• “Consider the evidence: In 2005, an American Bar Association survey found that 50% of Americans could not correctly identify the country’s three branches of government. By the time the Annenberg Center for Public Policy asked the same question in 2015, the percentage of such respondents had grown to two thirds, and a staggering 32% could not name a single branch. This slippage is apparently age-dependent; a 2016 study of Americans with university degrees found that those over 65 years of age know far more about how their government works than those under 34.”
  • “High school or university courses by themselves will not keep gullible voters from falling for bogus news or inflammatory disinformation. But the viral spread of fake news stories initiated by Russian agents made one thing clear: an electorate lacking a basic civics education is more likely to fall for provocations designed to inflame partisan tensions.”

A Teachable Moment – TIAA, You’re No Vanguard – Anthony Isola 11/6

Real Estate

WSJ – Mall Landlord Taubman Sues Saks Fifth Avenue Over Puerto Rico Store – Esther Fung 11/3

  • It appears that Saks is dragging its feet in repairing its store in the Mall of San Juan. Taubman is using a condition of its lease to prod it along.

WSJ – Millennial Home Buyers Send a Chill Through Rental Markets – Peter Grant and Laura Kusisto 11/7

  • “Rising homeownership is adding to the jitters in the residential rental market, which has slumped recently after a long stretch near the top of the commercial real-estate industry.”
  • “For most of the current economic expansion, declining ownership rates have enabled landlords of apartments and single-family homes to raise rents far faster than the pace of inflation. Demand has been fueled by the millions of people who haven’t had the money, credit or desire to pursue the traditional American dream.”
  • “But amid a hot housing market, the homeownership rate is now rising, in part because millennials are reaching the age when they’re forming families and settling down.”
  • “The Census Bureau last week reported that ownership increased to 63.9% in the third quarter, the highest level since 2014. The rate was up from 63.7% in the second quarter and 63.5% a year earlier. It remains below the 69% clocked at the peak of the housing bubble a decade ago.”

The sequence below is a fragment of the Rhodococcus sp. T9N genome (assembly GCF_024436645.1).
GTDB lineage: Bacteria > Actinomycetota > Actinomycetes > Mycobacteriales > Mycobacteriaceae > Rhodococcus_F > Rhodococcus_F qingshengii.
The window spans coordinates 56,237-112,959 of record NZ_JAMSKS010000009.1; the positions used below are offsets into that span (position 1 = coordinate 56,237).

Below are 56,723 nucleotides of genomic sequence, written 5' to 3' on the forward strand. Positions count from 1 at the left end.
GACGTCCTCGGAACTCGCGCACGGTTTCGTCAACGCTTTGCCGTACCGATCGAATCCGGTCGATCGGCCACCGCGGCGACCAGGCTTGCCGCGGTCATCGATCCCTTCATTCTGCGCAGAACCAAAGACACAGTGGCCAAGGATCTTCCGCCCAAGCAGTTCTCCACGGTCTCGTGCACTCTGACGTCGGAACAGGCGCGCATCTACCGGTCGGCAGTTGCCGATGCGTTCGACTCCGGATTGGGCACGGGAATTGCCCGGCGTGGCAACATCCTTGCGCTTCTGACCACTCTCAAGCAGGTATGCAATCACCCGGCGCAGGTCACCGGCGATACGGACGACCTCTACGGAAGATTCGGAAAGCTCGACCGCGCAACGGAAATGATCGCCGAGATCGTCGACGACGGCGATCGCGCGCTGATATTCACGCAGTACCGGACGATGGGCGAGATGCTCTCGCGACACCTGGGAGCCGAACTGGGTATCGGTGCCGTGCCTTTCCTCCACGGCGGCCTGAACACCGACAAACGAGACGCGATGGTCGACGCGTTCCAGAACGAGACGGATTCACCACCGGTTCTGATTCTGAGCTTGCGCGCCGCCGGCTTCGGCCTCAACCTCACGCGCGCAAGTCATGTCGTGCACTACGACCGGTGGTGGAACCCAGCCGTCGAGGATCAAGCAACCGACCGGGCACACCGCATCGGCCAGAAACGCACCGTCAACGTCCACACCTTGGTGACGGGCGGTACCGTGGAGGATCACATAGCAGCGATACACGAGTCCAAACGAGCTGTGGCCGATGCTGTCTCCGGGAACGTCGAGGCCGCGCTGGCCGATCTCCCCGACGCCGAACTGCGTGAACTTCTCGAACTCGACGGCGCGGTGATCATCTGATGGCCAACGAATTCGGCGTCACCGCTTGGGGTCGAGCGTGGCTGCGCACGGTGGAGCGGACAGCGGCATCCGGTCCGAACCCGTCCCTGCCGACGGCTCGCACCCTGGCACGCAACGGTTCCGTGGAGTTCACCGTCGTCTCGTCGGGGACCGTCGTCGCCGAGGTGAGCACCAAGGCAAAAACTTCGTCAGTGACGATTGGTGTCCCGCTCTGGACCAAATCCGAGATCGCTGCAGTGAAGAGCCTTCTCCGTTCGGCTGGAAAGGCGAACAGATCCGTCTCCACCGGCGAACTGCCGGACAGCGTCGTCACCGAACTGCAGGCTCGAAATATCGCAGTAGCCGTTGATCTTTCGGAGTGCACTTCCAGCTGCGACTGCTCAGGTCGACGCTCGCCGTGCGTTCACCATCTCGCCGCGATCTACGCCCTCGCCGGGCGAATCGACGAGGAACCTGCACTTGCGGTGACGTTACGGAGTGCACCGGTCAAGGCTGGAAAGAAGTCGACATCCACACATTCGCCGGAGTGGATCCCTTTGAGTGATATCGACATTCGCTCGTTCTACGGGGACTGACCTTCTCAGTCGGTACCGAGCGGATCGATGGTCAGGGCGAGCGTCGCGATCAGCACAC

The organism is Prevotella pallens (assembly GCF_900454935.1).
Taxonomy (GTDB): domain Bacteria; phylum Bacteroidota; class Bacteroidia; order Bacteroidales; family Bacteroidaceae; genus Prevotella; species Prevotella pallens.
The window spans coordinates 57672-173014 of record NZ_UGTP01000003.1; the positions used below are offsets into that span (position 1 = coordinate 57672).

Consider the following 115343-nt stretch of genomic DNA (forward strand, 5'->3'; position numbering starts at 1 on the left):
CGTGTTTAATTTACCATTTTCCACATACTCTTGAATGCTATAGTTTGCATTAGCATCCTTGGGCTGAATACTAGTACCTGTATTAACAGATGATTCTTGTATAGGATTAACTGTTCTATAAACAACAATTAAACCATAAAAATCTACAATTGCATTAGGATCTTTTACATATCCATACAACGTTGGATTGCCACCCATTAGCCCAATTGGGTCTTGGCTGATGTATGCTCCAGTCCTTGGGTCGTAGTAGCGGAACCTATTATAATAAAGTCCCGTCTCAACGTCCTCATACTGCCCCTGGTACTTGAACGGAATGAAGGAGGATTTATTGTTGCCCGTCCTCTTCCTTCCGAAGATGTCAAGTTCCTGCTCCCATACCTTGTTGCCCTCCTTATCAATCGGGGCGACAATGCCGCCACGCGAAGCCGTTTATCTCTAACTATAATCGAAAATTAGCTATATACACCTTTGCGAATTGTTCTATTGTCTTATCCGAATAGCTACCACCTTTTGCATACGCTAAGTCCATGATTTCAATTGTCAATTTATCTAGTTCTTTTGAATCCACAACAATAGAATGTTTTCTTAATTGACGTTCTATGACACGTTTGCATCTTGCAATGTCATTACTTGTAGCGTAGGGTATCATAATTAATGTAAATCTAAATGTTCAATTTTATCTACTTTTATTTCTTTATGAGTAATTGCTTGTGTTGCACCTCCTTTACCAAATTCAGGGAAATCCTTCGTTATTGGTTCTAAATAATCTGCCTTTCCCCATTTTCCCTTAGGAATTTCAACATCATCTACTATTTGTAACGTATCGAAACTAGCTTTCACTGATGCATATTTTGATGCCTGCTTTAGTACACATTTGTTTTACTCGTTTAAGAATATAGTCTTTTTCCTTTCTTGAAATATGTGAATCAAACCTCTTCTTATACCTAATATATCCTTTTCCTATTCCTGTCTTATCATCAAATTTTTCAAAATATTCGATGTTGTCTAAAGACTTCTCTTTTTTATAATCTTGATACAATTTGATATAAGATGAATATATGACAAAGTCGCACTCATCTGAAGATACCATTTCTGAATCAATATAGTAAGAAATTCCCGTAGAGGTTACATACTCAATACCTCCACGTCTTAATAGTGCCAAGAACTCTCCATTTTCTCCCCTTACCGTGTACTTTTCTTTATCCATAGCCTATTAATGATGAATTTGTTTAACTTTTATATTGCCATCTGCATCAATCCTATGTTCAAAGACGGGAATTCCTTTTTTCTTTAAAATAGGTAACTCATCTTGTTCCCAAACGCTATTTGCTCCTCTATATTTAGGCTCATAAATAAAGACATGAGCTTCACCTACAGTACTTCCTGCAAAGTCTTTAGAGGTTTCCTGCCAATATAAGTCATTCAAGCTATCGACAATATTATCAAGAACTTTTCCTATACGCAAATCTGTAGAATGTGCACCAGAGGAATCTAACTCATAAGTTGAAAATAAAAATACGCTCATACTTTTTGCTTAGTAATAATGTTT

• “Still, the recent trend is causing analysts and investors to wonder whether the rental market’s good times are coming to an end.”
  • “One early warning sign came last week, when American Homes 4 Rent, which owns more than 50,000 single-family properties across 22 states, reported disappointing revenue growth for the third quarter. Analysts will be closely watching earnings from two other big companies with similar portfolios. Invitation Homes Inc. and Starwood Waypoint Homes , which agreed in August to merge, will both report results on Wednesday.”
  • “Many analysts predict that any pain that rising homeownership causes to the rental sector will be felt by these companies first, before renters of luxury apartments in big cities, for two reasons. First, house-for-rent companies tend to own properties in more affordable, nonurban markets. Second, people living in such homes have already opted for the single-family home lifestyle and so are more likely to become a homeowner.”
  • “Some multifamily investors aren’t too worried about rising homeownership, however, because new housing construction continues to lag behind the rate of household formation, even with the surge in rental housing development taken into account. Since 2010, household formation has outpaced construction by about 3.5 million units, according to CoStar Group Inc.”
  • “But Wall Street is closely watching demographic trends, particularly marriage rates among millennials—a life change often accompanied by a shift from renting to owning.”
  • “Millennials have been getting married later in life, often waiting until their late 20s, according to Mr. Chang (John Chang, head of research), of Marcus & Millichap. Their marriage rate over the next five years will likely play an important role in demand for apartments and houses.”
  • “We’re at the leading edge of transition.” – John Chang.